Question Asked:

Can I restrict administrative access to my Design-a-Course account? Posted 3 years ago by Dave Smith in Design-a-Course

The following roles are defined within the Design-a-Course (DaC) application and determine how much a logged in user of the system can do.

  • Take courses
  • Author courses
  • Monitor course scores
  • Assign courses to students
  • Manage users
  • Administer the company's account

The last of these, "Administer the company's account," gives the user unlimited administrative access to all courses, users, and groups within the account. The other less privileged roles allow the user limited administrative access. For example, a user with the "Author courses" role can upload new courses to the account but cannot add or modify user accounts, view courses results, or make course assignments.

However, after assigning one of the lesser roles to a user, that user gets the following error when he tries to use that permission.

ERROR! You do not have a permission needed to do this.

This is the answer to the question:

3 years ago by Dave Smith (Staff Member)

Granting access for a user always requires two parts, a role and a permission; however, there are shortcuts for a couple of the roles. What is shown in the question is a list of the available roles for a user. On the other side of this same screen you will find a section much like this example, where you will assign the permissions.

Permissions that may be assigned to a user

First I will explain the two shortcuts. If a user is assigned the “Administer the company’s account” role, then permission checking is not enforced. A user with the “Administer account” role is a super-user and is automatically granted all permissions. This explains why things work for those who have this role. At the other end of the permission scale is the “Take courses” role. Every user login (account) is automatically granted the “Take courses” role when their login is created (but this role can be remove by an administrator). When a user is assigned to a group that user is automatically given permission to take any course that is also assigned to the same group. In this way, we implement our simple course assignment method – Since every user has the “Take courses” role and assigning them to a group grants them the permission to take any course in that group, both the role and permission are supplied by simply adding the user account and then placing that user and the desired course(s) in the same group.

Now let’s talk about what I like to call the sub-administrator roles, or those roles that allow a user limited administrative access to the system. I will illustrate with an example.

Let’s say you have a department head. You want this user to be able to monitor course status of the people in his department, but you do not want him to be able to create or modify users, create or modify courses, etc. Looking at the list of roles, in the question, you would check the box that grants this user the “Monitor course scores” role. Then, on the left side of that same window, you would click the option to edit the permission named, “Courses this user may monitor.” That brings up the following window:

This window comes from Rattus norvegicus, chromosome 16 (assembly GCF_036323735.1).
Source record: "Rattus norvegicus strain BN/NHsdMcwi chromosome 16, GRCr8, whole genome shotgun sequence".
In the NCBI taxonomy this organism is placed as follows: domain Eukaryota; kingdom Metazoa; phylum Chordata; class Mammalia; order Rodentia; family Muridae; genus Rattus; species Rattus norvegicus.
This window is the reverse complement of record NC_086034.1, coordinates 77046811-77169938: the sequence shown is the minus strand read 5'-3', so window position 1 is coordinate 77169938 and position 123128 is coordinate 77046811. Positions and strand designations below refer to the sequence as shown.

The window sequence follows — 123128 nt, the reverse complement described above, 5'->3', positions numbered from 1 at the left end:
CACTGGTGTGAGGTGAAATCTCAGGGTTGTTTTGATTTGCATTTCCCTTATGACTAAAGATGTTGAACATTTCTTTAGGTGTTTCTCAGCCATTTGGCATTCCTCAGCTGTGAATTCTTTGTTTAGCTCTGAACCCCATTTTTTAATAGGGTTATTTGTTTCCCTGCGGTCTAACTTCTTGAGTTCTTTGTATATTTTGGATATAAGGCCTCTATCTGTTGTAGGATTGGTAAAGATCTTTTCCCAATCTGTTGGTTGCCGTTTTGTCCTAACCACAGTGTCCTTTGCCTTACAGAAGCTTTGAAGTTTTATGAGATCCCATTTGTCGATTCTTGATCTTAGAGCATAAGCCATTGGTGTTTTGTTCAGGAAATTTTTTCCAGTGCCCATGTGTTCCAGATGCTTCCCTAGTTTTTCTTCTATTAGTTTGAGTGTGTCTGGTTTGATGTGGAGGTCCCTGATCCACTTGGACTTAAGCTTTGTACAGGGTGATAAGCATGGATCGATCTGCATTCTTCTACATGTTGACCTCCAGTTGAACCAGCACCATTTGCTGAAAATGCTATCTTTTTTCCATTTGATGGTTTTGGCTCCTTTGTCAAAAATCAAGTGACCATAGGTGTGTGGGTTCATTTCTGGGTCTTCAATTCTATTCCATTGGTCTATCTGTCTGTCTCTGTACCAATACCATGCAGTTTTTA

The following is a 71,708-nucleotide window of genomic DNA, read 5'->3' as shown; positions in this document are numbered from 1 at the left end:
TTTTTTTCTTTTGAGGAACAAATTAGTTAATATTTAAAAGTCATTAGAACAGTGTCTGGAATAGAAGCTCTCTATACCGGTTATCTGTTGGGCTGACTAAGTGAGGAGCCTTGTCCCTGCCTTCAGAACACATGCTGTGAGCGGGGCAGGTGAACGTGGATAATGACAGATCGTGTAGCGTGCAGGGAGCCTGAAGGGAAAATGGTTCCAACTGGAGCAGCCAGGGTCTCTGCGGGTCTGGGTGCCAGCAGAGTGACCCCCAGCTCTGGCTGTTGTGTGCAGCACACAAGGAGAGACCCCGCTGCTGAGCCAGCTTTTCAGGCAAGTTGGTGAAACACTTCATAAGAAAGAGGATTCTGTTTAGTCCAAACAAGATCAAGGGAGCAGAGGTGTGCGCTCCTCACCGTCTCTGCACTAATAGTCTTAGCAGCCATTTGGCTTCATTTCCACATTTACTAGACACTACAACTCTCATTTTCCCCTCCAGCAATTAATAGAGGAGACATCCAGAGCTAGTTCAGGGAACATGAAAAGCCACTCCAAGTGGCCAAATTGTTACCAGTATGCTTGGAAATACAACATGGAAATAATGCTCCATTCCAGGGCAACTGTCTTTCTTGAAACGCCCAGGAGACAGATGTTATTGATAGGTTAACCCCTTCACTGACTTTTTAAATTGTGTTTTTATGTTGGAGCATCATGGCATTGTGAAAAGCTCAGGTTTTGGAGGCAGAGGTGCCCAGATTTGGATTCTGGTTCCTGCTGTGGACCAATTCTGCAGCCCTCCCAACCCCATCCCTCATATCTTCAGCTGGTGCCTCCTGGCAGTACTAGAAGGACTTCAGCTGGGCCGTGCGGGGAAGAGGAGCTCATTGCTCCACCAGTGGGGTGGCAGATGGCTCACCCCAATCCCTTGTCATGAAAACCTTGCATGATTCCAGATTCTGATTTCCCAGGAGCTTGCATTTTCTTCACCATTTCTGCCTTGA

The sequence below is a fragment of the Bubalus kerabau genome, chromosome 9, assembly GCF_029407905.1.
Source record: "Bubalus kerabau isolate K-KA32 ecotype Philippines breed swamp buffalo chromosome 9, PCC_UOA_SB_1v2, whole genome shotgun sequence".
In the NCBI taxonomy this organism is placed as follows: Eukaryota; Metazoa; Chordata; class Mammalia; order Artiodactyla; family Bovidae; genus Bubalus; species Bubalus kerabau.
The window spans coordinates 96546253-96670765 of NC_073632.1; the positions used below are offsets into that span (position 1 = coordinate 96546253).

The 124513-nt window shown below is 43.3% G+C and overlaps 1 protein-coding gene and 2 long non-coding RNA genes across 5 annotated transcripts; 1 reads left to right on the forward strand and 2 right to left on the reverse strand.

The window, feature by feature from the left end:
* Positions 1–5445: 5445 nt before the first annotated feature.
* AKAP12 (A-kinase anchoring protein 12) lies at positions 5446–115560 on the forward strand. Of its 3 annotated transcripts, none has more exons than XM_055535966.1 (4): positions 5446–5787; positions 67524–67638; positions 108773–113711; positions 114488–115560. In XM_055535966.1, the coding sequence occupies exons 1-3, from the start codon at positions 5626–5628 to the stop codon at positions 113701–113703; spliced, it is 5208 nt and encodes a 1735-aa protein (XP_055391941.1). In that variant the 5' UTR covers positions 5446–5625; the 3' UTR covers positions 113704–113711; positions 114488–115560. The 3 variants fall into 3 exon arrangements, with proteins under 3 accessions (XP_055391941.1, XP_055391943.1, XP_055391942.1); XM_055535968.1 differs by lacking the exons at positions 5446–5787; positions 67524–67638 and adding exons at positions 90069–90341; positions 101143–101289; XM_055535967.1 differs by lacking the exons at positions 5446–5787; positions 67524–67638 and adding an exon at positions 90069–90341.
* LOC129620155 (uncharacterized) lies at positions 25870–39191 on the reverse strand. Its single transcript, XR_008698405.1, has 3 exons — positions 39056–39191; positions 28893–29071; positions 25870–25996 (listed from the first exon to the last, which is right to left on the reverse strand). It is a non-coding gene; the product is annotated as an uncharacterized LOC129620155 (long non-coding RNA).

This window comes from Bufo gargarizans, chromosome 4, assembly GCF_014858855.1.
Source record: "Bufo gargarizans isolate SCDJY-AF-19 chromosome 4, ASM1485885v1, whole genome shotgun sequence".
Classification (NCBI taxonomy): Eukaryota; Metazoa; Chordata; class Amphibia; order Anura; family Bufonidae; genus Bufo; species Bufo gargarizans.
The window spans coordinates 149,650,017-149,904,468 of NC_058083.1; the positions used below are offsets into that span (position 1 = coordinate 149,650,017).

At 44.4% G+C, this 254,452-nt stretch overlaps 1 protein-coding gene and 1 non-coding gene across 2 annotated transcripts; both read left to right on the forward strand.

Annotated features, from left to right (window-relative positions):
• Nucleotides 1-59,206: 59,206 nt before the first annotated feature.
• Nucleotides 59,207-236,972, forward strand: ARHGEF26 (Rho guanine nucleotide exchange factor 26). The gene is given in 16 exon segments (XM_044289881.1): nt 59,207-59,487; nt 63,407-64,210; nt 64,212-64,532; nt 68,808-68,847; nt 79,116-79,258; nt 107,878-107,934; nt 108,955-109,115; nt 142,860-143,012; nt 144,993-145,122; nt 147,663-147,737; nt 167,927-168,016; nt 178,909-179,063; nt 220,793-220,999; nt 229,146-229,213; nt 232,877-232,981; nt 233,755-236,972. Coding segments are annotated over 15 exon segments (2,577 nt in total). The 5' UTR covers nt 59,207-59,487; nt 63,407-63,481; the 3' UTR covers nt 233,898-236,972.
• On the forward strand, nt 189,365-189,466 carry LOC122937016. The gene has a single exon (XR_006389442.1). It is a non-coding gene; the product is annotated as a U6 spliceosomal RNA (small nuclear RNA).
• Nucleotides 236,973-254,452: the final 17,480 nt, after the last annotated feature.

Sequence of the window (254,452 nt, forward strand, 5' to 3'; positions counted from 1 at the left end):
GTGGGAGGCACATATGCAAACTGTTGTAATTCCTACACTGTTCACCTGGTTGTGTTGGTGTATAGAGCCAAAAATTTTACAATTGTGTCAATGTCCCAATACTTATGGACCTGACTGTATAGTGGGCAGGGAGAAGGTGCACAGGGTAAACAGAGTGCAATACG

Choose which courses a user may monitor

Ignore, for the moment, the “except:” part of the screen. At the top you have options to assign this permission at the group level, i.e. apply it to all courses in a given group, or at the individual object (course, in this example) level. As usual, the easiest method is to assign the permission to the group, which will ensure that this user has the permission on any future courses that get added to this group. However, your configuration may require that this user be able to monitor all courses in a particular group plus one (or more) courses that are not in that group. When you click on one of the top two links on this page, you are adding a “grant” of the associated permission to that user for that object (course) or group of objects.

Finally, let’s talk about the lower part of the screen, below the word except:

To extend our current example, we will create a scenario where UserA needs to monitor all of the courses in GroupA except for the course named “COURSE_DO_NOT_MONITOR.” You have already granted UserA the role to monitor course scores and the permission to monitor all courses in GroupA. Now you click on the link, “Add more individual courses” at the bottom of the screen (below except: ) and choose the course COURSE_DO_NOT_MONITOR. This applies a “Deny” against this user for this specific course. Denies always override grants; therefore, this user can now monitor scores for all courses in GroupA except the one course named COURSE_DO_NOT_MONITOR.

We hope that this explanation was helpful. Please add your comments and questions.

Dave Smith

Brindle Waye

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